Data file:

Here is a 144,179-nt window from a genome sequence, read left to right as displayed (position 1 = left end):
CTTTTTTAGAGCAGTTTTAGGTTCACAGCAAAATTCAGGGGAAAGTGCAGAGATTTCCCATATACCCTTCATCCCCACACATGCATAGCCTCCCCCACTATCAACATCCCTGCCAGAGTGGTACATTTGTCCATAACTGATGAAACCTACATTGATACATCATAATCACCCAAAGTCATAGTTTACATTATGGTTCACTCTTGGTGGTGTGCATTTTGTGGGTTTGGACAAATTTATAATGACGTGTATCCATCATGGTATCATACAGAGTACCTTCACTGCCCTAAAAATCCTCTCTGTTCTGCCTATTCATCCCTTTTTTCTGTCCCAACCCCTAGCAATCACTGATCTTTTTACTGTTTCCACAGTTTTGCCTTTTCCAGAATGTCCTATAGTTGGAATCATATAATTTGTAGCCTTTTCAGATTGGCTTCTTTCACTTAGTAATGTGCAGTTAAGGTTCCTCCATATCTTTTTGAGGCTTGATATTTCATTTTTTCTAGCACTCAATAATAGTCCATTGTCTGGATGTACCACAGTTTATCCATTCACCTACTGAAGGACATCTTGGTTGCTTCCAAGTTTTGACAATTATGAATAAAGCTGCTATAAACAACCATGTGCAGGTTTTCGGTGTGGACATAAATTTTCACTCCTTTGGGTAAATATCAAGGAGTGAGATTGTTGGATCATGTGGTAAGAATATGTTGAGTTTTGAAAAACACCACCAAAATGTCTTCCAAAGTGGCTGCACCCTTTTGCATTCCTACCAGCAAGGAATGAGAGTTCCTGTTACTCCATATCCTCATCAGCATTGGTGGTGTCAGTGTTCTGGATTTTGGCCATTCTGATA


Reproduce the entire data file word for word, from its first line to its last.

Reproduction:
Here is a 144,179-nt window from a genome sequence, read left to right as displayed (position 1 = left end):
CTTTTTTAGAGCAGTTTTAGGTTCACAGCAAAATTCAGGGGAAAGTGCAGAGATTTCCCATATACCCTTCATCCCCACACATGCATAGCCTCCCCCACTATCAACATCCCTGCCAGAGTGGTACATTTGTCCATAACTGATGAAACCTACATTGATACATCATAATCACCCAAAGTCATAGTTTACATTATGGTTCACTCTTGGTGGTGTGCATTTTGTGGGTTTGGACAAATTTATAATGACGTGTATCCATCATGGTATCATACAGAGTACCTTCACTGCCCTAAAAATCCTCTCTGTTCTGCCTATTCATCCCTTTTTTCTGTCCCAACCCCTAGCAATCACTGATCTTTTTACTGTTTCCACAGTTTTGCCTTTTCCAGAATGTCCTATAGTTGGAATCATATAATTTGTAGCCTTTTCAGATTGGCTTCTTTCACTTAGTAATGTGCAGTTAAGGTTCCTCCATATCTTTTTGAGGCTTGATATTTCATTTTTTCTAGCACTCAATAATAGTCCATTGTCTGGATGTACCACAGTTTATCCATTCACCTACTGAAGGACATCTTGGTTGCTTCCAAGTTTTGACAATTATGAATAAAGCTGCTATAAACAACCATGTGCAGGTTTTCGGTGTGGACATAAATTTTCACTCCTTTGGGTAAATATCAAGGAGTGAGATTGTTGGATCATGTGGTAAGAATATGTTGAGTTTTGAAAAACACCACCAAAATGTCTTCCAAAGTGGCTGCACCCTTTTGCATTCCTACCAGCAAGGAATGAGAGTTCCTGTTACTCCATATCCTCATCAGCATTGGTGGTGTCAGTGTTCTGGATTTTGGCCATTCTGATA